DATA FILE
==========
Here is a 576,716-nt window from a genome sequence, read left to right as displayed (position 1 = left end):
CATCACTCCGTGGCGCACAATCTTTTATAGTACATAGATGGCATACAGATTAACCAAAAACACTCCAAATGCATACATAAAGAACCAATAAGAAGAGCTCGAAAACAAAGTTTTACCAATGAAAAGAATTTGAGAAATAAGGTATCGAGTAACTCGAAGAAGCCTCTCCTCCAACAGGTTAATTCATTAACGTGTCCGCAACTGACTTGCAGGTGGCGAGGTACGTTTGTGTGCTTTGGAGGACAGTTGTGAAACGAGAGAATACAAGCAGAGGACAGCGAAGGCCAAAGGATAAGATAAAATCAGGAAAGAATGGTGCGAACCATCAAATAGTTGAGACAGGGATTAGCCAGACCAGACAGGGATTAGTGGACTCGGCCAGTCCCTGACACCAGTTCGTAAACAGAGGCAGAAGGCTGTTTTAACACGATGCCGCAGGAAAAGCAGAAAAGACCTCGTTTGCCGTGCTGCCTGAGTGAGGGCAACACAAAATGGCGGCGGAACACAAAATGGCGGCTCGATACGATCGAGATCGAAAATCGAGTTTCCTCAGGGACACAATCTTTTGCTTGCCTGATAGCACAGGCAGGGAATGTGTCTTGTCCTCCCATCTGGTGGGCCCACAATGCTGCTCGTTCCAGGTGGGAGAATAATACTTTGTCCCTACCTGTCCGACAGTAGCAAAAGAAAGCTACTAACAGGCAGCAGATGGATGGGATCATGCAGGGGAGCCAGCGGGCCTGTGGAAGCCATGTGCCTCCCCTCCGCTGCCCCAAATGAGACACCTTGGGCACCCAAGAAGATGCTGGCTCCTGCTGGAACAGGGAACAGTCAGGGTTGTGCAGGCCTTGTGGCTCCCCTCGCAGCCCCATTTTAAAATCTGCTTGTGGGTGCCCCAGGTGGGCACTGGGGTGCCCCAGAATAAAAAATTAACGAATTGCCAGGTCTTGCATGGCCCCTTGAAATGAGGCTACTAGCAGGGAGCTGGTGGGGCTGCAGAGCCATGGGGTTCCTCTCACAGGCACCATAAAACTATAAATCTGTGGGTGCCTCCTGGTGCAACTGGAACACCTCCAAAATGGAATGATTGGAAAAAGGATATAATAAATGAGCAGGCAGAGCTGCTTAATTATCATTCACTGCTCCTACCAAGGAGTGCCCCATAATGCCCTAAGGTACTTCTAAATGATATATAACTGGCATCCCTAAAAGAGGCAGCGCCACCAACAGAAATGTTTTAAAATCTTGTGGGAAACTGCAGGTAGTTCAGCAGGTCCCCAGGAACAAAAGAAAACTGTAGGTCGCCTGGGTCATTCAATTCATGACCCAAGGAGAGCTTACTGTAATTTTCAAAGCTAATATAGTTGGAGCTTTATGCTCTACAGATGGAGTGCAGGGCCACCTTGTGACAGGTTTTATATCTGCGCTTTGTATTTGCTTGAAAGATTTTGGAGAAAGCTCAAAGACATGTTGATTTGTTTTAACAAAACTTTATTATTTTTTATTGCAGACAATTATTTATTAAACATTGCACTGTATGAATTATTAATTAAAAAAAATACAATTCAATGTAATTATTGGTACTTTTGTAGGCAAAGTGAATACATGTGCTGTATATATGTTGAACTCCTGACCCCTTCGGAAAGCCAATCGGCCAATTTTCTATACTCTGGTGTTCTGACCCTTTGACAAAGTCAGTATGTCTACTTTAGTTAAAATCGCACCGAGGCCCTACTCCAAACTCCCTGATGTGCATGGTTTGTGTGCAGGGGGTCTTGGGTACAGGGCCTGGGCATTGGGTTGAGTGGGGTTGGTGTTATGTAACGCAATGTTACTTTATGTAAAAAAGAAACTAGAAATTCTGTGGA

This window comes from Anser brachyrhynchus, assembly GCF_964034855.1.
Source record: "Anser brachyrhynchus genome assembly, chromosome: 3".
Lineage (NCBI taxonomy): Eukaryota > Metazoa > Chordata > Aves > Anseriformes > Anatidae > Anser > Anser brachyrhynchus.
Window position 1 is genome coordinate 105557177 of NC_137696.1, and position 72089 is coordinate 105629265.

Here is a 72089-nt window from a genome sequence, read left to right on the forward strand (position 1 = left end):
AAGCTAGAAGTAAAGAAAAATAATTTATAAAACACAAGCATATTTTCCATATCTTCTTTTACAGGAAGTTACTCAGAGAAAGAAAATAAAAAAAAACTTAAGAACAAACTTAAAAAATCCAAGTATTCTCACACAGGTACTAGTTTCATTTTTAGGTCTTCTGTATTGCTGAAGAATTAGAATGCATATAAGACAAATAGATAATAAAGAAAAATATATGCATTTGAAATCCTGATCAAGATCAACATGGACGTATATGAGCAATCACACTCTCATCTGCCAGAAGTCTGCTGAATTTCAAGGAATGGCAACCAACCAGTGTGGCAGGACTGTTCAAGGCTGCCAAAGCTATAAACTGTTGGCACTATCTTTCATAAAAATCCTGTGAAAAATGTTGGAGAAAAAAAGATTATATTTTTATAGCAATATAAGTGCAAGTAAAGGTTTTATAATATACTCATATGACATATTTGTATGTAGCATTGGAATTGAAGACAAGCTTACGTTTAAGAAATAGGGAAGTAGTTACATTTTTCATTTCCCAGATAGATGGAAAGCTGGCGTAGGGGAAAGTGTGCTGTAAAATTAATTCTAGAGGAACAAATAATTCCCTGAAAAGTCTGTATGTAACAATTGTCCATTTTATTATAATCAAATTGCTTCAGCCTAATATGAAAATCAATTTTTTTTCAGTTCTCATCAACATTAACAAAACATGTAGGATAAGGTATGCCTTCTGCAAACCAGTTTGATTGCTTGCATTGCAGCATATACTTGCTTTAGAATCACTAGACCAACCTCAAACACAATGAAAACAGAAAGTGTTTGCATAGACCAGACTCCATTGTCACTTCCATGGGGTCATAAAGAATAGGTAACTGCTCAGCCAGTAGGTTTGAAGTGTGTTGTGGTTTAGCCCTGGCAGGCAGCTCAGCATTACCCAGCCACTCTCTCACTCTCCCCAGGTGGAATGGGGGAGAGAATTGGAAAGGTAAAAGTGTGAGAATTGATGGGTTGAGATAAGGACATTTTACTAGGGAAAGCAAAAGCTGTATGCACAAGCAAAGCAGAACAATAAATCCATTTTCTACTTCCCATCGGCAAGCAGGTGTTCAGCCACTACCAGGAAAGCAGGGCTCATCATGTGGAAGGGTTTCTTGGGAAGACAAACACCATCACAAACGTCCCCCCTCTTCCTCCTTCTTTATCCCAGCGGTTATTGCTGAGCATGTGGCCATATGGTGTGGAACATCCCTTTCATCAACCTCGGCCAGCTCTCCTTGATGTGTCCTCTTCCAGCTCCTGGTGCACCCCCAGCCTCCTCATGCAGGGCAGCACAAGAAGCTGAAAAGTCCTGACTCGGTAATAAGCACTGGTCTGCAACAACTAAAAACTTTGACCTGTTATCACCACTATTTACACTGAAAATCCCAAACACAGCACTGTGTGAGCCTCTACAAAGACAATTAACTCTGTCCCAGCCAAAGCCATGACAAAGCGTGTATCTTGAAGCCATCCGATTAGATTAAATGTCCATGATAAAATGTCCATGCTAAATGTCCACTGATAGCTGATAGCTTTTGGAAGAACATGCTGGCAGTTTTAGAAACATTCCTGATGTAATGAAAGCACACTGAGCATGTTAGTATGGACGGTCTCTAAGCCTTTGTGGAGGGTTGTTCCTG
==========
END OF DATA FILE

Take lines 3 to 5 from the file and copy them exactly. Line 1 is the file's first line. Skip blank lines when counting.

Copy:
This window comes from Anser brachyrhynchus, assembly GCF_964034855.1.
Source record: "Anser brachyrhynchus genome assembly, chromosome: 3".
Lineage (NCBI taxonomy): Eukaryota > Metazoa > Chordata > Aves > Anseriformes > Anatidae > Anser > Anser brachyrhynchus.